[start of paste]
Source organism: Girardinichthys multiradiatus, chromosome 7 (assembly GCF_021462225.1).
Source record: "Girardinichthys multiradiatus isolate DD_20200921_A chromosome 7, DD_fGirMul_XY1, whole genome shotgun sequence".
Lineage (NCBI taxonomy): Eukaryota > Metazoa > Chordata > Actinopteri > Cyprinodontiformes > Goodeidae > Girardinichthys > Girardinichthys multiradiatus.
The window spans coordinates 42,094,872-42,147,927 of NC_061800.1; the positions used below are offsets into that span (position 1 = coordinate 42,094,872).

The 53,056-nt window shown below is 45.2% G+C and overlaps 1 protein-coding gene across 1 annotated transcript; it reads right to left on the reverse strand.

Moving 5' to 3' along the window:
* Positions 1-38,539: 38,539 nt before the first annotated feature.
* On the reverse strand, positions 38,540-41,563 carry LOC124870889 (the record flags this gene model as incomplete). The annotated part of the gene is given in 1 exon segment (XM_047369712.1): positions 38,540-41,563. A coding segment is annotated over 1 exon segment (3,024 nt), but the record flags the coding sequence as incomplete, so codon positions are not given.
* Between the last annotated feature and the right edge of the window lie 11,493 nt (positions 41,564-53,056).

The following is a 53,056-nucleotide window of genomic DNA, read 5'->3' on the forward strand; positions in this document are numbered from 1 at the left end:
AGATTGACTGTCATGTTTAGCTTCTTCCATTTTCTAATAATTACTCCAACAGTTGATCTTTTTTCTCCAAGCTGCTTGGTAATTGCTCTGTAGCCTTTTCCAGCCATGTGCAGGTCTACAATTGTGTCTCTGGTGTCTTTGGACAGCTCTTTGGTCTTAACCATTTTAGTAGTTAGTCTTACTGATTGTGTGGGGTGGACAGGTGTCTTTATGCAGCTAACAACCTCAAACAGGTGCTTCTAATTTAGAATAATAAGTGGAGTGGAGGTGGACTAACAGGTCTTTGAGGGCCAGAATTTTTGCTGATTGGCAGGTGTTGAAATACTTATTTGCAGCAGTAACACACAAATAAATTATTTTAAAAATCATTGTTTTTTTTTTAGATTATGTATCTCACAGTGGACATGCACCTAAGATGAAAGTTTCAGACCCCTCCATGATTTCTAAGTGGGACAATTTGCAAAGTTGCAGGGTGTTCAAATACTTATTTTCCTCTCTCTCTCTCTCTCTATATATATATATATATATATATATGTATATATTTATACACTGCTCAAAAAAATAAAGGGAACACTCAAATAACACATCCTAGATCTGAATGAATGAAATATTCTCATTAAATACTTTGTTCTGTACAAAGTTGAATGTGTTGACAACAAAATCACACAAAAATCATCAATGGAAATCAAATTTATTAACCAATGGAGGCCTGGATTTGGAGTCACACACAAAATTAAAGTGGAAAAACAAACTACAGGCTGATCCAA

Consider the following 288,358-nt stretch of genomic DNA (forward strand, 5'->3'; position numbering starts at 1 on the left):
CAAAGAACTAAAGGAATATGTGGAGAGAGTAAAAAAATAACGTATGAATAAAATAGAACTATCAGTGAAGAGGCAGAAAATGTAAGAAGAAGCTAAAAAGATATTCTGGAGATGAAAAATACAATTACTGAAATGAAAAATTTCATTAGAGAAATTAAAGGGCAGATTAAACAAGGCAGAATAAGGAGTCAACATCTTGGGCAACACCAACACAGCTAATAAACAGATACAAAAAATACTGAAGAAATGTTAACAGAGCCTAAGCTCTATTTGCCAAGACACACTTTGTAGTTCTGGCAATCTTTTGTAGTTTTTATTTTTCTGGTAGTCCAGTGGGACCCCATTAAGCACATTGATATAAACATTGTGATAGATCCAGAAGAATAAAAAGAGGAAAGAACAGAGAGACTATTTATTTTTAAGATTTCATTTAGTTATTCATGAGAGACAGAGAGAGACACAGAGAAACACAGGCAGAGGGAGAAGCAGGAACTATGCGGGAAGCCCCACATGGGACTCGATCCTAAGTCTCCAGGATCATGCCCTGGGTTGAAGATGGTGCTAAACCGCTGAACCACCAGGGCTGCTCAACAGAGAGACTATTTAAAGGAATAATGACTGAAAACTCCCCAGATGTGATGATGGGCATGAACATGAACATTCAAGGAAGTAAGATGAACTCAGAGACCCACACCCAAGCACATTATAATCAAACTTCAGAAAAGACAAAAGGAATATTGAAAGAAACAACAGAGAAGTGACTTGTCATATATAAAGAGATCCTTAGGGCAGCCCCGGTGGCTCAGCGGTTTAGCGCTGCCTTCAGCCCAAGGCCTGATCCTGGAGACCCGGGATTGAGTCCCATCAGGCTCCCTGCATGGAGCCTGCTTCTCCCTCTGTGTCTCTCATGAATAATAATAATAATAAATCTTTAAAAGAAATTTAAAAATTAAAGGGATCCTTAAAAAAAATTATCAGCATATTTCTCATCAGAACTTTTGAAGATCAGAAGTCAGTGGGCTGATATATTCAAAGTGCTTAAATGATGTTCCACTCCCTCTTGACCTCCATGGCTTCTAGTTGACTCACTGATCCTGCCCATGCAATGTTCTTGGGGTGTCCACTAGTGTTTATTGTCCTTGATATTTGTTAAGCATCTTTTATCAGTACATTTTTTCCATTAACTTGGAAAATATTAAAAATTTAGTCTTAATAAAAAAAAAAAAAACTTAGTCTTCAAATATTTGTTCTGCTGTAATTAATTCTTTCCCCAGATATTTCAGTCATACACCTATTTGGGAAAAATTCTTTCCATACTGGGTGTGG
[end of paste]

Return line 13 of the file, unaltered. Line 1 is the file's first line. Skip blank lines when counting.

CAAAGAACTAAAGGAATATGTGGAGAGAGTAAAAAAATAACGTATGAATAAAATAGAACTATCAGTGAAGAGGCAGAAAATGTAAGAAGAAGCTAAAAAGATATTCTGGAGATGAAAAATACAATTACTGAAATGAAAAATTTCATTAGAGAAATTAAAGGGCAGATTAAACAAGGCAGAATAAGGAGTCAACATCTTGGGCAACACCAACACAGCTAATAAACAGATACAAAAAATACTGAAGAAATGTTAACAGAGCCTAAGCTCTATTTGCCAAGACACACTTTGTAGTTCTGGCAATCTTTTGTAGTTTTTATTTTTCTGGTAGTCCAGTGGGACCCCATTAAGCACATTGATATAAACATTGTGATAGATCCAGAAGAATAAAAAGAGGAAAGAACAGAGAGACTATTTATTTTTAAGATTTCATTTAGTTATTCATGAGAGACAGAGAGAGACACAGAGAAACACAGGCAGAGGGAGAAGCAGGAACTATGCGGGAAGCCCCACATGGGACTCGATCCTAAGTCTCCAGGATCATGCCCTGGGTTGAAGATGGTGCTAAACCGCTGAACCACCAGGGCTGCTCAACAGAGAGACTATTTAAAGGAATAATGACTGAAAACTCCCCAGATGTGATGATGGGCATGAACATGAACATTCAAGGAAGTAAGATGAACTCAGAGACCCACACCCAAGCACATTATAATCAAACTTCAGAAAAGACAAAAGGAATATTGAAAGAAACAACAGAGAAGTGACTTGTCATATATAAAGAGATCCTTAGGGCAGCCCCGGTGGCTCAGCGGTTTAGCGCTGCCTTCAGCCCAAGGCCTGATCCTGGAGACCCGGGATTGAGTCCCATCAGGCTCCCTGCATGGAGCCTGCTTCTCCCTCTGTGTCTCTCATGAATAATAATAATAATAAATCTTTAAAAGAAATTTAAAAATTAAAGGGATCCTTAAAAAAAATTATCAGCATATTTCTCATCAGAACTTTTGAAGATCAGAAGTCAGTGGGCTGATATATTCAAAGTGCTTAAATGATGTTCCACTCCCTCTTGACCTCCATGGCTTCTAGTTGACTCACTGATCCTGCCCATGCAATGTTCTTGGGGTGTCCACTAGTGTTTATTGTCCTTGATATTTGTTAAGCATCTTTTATCAGTACATTTTTTCCATTAACTTGGAAAATATTAAAAATTTAGTCTTAATAAAAAAAAAAAAAACTTAGTCTTCAAATATTTGTTCTGCTGTAATTAATTCTTTCCCCAGATATTTCAGTCATACACCTATTTGGGAAAAATTCTTTCCATACTGGGTGTGG